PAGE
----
To enable this function, proceed as follows:

  1. Tap the four squares icon on the left side of the camera view screen.
  2. Then, select the icon that shows a compass rose.

» MORE: Best Drones for Backpacking and Camping

Follow me

There are other ways to fly the HS720E, such as automatically.

The first and most famous feature is follow-me. Your HS720E follows you in this mode from a safe distance and altitude.

Let’s say you want to film yourself while riding a bicycle or simply walking. In those scenarios, you can lose awareness of the environment, so controlling the drone is dangerous.

With the follow-me feature, you avoid those inconveniences, letting the drone do all the work.

To enable this function, proceed as follows:

  1. Tap the four squares on the left side of the camera view screen.
  2. Then, select the icon that shows a drone following a person.

» MORE: Best Drones for Beginners

Landing my HS720E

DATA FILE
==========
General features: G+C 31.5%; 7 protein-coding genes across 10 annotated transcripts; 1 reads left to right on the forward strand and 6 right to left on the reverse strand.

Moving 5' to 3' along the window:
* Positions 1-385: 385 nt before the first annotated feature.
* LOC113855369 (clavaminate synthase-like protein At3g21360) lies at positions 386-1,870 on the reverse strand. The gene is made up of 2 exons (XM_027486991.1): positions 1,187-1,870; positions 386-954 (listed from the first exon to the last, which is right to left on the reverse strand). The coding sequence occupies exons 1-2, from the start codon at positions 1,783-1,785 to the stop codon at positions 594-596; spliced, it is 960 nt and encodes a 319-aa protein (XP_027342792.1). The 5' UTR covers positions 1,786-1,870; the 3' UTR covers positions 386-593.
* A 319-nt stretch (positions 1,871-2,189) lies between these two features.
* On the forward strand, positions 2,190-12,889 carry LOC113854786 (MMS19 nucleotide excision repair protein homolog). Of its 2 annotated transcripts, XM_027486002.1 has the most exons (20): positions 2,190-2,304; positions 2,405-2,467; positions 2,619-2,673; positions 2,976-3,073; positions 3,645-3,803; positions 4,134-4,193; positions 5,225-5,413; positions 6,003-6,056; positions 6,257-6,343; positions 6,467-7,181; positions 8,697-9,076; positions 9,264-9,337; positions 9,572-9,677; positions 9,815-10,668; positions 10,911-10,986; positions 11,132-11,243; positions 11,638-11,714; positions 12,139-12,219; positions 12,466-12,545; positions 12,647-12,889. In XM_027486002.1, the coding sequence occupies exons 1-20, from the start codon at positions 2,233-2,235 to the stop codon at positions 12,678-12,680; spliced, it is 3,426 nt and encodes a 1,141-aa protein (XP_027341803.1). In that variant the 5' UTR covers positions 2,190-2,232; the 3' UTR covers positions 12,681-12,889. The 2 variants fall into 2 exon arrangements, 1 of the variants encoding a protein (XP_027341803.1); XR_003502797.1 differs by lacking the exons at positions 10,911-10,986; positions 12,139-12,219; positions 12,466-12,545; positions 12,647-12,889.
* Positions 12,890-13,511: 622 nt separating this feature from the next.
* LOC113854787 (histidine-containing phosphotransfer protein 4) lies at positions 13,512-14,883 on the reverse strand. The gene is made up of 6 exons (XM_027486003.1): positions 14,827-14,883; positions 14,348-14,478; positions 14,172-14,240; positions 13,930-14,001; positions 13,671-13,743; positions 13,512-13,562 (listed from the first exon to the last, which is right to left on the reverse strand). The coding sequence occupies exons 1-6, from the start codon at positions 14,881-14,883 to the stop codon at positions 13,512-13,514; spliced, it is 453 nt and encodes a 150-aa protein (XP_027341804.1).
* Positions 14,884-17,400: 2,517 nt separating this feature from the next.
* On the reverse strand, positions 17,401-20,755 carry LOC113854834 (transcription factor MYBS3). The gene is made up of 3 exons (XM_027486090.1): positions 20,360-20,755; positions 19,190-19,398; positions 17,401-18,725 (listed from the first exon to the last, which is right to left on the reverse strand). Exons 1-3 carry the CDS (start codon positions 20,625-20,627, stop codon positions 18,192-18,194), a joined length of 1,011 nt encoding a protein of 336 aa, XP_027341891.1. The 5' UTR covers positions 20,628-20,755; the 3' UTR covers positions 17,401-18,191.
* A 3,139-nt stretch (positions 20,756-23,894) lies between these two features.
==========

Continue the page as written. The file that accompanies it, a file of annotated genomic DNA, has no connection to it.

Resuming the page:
Landing your HS720E is as easy as taking off.

  1. Press the button above the left joystick for the HS720E to land automatically.
  2. The engines shut down after landing. However, we always recommend you lock them by pressing the lock button. Otherwise, the propellers can start spinning without notice, and you can get injured.

After landing my HS720E

HS720E drone folded, rc and battery

The final step after landing your HS720E and locking its engines is to secure the drone.

  • Battery removal: Leaving the battery installed can damage the circuits on the drone, or the battery can drain. Remove the battery 10 to 15 minutes after your flight.
  • Charging the battery: Once you remove the batteries from the drone and they’re at ambient temperature, you must consider your next flight. If the next flight is within 24 hours, the wisest practice is to charge the battery right away.